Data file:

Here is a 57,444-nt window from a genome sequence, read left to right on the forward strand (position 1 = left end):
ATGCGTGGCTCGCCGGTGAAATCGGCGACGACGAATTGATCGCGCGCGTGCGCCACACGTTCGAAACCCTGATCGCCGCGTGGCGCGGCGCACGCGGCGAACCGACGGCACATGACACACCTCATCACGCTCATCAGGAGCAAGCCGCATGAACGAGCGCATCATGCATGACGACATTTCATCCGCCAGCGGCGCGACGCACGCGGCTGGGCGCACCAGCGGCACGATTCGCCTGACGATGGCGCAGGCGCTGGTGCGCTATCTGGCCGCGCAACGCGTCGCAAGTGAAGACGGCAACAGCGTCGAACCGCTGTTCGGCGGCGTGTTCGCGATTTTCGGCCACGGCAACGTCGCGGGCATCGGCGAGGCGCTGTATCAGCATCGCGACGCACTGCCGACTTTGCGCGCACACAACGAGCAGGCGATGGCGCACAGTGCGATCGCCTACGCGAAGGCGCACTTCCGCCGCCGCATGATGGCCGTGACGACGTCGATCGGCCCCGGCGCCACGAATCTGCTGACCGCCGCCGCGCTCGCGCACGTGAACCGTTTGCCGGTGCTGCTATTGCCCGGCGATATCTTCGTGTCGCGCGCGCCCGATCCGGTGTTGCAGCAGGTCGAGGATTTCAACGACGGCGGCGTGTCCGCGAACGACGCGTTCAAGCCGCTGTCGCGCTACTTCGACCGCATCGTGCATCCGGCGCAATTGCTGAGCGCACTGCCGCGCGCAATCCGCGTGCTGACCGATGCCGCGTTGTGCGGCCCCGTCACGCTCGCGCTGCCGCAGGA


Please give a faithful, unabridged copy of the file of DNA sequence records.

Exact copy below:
Here is a 57,444-nt window from a genome sequence, read left to right on the forward strand (position 1 = left end):
ATGCGTGGCTCGCCGGTGAAATCGGCGACGACGAATTGATCGCGCGCGTGCGCCACACGTTCGAAACCCTGATCGCCGCGTGGCGCGGCGCACGCGGCGAACCGACGGCACATGACACACCTCATCACGCTCATCAGGAGCAAGCCGCATGAACGAGCGCATCATGCATGACGACATTTCATCCGCCAGCGGCGCGACGCACGCGGCTGGGCGCACCAGCGGCACGATTCGCCTGACGATGGCGCAGGCGCTGGTGCGCTATCTGGCCGCGCAACGCGTCGCAAGTGAAGACGGCAACAGCGTCGAACCGCTGTTCGGCGGCGTGTTCGCGATTTTCGGCCACGGCAACGTCGCGGGCATCGGCGAGGCGCTGTATCAGCATCGCGACGCACTGCCGACTTTGCGCGCACACAACGAGCAGGCGATGGCGCACAGTGCGATCGCCTACGCGAAGGCGCACTTCCGCCGCCGCATGATGGCCGTGACGACGTCGATCGGCCCCGGCGCCACGAATCTGCTGACCGCCGCCGCGCTCGCGCACGTGAACCGTTTGCCGGTGCTGCTATTGCCCGGCGATATCTTCGTGTCGCGCGCGCCCGATCCGGTGTTGCAGCAGGTCGAGGATTTCAACGACGGCGGCGTGTCCGCGAACGACGCGTTCAAGCCGCTGTCGCGCTACTTCGACCGCATCGTGCATCCGGCGCAATTGCTGAGCGCACTGCCGCGCGCAATCCGCGTGCTGACCGATGCCGCGTTGTGCGGCCCCGTCACGCTCGCGCTGCCGCAGGA